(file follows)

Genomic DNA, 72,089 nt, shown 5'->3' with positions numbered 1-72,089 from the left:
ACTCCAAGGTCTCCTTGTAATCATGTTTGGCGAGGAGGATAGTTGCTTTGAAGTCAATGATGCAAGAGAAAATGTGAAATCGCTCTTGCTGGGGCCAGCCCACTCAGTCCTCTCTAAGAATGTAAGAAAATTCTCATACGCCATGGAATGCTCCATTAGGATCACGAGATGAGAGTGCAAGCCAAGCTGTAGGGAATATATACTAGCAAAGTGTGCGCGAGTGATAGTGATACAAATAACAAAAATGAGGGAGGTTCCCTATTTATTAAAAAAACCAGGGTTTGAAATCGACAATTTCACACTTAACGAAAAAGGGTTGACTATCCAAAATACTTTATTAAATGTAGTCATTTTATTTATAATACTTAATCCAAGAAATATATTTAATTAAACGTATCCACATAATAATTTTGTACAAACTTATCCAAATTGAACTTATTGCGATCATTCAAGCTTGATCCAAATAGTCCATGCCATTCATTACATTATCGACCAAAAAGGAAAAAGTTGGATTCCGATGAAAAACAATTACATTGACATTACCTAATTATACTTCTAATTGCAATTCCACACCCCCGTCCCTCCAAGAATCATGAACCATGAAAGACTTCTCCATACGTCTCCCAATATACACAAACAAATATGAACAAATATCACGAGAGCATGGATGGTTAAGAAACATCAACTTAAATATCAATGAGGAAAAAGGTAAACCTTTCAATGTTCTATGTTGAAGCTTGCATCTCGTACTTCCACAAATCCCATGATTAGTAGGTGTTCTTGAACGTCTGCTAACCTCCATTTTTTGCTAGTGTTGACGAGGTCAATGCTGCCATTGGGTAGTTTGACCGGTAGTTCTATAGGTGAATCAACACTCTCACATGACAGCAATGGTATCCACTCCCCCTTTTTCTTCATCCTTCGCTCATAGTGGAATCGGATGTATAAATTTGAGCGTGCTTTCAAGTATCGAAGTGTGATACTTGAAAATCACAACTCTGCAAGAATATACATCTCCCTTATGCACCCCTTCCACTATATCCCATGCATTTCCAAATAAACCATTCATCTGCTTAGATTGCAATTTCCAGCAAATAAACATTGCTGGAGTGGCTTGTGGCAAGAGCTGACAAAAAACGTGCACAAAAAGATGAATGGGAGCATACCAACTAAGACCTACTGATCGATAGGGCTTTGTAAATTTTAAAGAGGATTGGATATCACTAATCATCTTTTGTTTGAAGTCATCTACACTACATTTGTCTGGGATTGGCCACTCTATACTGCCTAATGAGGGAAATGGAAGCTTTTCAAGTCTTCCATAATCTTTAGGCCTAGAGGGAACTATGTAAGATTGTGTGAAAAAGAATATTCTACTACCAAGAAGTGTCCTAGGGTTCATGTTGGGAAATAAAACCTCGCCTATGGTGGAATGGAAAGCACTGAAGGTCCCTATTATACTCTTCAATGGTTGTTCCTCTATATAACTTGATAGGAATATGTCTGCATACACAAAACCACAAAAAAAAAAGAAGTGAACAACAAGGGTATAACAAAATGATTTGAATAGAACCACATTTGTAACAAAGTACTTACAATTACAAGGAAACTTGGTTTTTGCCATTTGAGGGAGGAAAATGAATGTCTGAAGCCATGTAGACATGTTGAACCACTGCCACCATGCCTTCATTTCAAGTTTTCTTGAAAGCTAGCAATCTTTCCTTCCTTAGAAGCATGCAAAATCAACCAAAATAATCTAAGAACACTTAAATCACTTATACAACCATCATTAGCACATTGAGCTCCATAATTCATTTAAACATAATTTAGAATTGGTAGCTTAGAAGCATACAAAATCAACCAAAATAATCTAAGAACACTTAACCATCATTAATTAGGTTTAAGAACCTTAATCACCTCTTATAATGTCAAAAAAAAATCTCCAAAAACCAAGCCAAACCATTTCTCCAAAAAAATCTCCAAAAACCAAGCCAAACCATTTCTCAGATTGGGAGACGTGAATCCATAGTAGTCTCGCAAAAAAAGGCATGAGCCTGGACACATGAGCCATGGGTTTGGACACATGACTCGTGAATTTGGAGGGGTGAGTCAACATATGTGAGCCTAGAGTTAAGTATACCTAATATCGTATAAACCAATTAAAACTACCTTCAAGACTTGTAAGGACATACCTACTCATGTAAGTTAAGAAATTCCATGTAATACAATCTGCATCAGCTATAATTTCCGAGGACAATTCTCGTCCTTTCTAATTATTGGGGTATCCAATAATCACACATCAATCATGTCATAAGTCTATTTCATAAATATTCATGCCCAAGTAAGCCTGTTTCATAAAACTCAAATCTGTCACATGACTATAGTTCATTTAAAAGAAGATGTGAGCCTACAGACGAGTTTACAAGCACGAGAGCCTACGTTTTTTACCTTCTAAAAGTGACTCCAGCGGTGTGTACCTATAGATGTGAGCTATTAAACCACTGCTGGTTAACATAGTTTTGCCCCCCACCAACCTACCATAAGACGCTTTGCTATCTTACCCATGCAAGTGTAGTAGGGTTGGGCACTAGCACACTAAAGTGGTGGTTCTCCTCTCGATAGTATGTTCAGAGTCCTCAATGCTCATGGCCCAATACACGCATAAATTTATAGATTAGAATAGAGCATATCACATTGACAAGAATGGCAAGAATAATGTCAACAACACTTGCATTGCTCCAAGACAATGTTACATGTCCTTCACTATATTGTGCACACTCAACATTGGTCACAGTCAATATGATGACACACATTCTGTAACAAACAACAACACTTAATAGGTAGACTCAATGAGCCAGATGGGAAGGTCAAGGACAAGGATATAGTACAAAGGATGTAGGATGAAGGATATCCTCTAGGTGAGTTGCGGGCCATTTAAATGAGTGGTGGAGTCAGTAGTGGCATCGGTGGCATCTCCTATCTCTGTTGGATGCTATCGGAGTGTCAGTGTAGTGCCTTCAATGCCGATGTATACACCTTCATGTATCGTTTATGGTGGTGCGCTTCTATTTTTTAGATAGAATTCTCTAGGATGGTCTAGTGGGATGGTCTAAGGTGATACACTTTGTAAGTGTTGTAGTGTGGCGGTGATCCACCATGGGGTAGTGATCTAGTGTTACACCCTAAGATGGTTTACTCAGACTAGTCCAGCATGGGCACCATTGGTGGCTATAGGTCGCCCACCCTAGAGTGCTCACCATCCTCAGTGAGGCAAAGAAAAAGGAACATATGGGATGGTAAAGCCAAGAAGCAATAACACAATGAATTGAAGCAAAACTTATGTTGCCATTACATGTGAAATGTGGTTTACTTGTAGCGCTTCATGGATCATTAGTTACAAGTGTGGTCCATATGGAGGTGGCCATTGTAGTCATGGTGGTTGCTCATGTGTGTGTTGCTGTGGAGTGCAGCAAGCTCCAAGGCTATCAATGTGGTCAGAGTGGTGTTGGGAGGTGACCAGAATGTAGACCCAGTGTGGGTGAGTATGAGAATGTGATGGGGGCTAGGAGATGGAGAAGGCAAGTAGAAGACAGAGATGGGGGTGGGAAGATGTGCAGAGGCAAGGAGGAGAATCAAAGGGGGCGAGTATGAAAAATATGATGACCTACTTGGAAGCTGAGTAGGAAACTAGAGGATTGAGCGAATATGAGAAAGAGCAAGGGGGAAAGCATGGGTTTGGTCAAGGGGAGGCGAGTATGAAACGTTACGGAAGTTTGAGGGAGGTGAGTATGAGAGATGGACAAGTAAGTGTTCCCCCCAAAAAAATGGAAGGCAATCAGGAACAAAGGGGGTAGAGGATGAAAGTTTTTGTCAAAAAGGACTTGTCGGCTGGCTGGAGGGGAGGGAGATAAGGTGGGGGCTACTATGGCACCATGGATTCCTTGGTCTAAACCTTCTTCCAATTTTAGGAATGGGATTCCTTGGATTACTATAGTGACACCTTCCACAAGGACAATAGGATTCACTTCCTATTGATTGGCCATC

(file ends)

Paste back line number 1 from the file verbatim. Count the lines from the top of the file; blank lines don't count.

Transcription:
Genomic DNA, 72,089 nt, shown 5'->3' with positions numbered 1-72,089 from the left: